Ballots received through the mail or from ballot drop boxes are sorted into trays by voting precinct. There are 24 precincts in Malheur County.
Karen Pugh works her way envelope by envelope on Thursday, Oct. 22, comparing a voter's signature on the ballot return with the electronic record at the Malheur County Clerk's Office. If signatures don't match, voters are contacted by mail by Clerk Gayle Trotter's office. (The Enterprise/Les Zaitz)
A worker scans the bar code on the outside of the envelope. The bar code automatically ties to a voter’s registration, pulling up their digital record on a computer screen. The worker compares the signature on the envelope with that on the screen. The process takes just seconds.
If a signature doesn’t seem to match, the worker sets it aside. Trotter and sometimes one other worker in the clerk’s office will give the signature a second look. If they decide they don’t match, the clerk’s office sets aside the envelope and sends a letter to the voter to seek a new signature.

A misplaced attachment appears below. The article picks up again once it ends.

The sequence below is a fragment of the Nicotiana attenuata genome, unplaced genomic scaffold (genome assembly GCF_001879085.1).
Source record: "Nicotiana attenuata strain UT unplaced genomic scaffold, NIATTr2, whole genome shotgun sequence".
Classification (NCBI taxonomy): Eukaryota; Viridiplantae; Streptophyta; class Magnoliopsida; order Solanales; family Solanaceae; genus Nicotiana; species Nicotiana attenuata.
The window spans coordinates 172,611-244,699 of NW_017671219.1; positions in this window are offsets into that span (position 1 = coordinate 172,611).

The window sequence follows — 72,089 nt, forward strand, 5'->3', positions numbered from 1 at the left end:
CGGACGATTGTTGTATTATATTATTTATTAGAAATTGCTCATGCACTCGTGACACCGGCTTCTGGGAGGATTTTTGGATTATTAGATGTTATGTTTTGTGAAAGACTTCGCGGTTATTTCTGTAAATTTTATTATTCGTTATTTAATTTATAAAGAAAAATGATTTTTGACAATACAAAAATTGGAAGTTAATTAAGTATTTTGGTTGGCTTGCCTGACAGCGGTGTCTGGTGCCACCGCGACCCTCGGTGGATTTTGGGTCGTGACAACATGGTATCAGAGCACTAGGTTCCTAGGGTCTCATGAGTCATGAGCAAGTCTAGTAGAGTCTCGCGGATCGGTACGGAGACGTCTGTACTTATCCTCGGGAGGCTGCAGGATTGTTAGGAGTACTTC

Trotter explained that signatures can vary for innocent reasons – a voter injured their writing hand, or hasn’t updated the registration in decades. As Election Day draws nearer, she said, voters seem to get in a hurry and too hastily scrawl signatures in a way that isn’t their typical. She urged them to slow down and sign as they normally would.
She said only a voter’s signature counts. She said spouses or other relatives can’t sign the envelope and powers of attorney don’t work either. Such mistakes mean the ballot inside is rejected and won’t be counted.
Locked boxes organized by voting precinct are used to shuttle ballots to various stations at the Malheur County Courthouse for processing by the Malheur County Clerk's Office. (The Enterprise/Les Zaitz)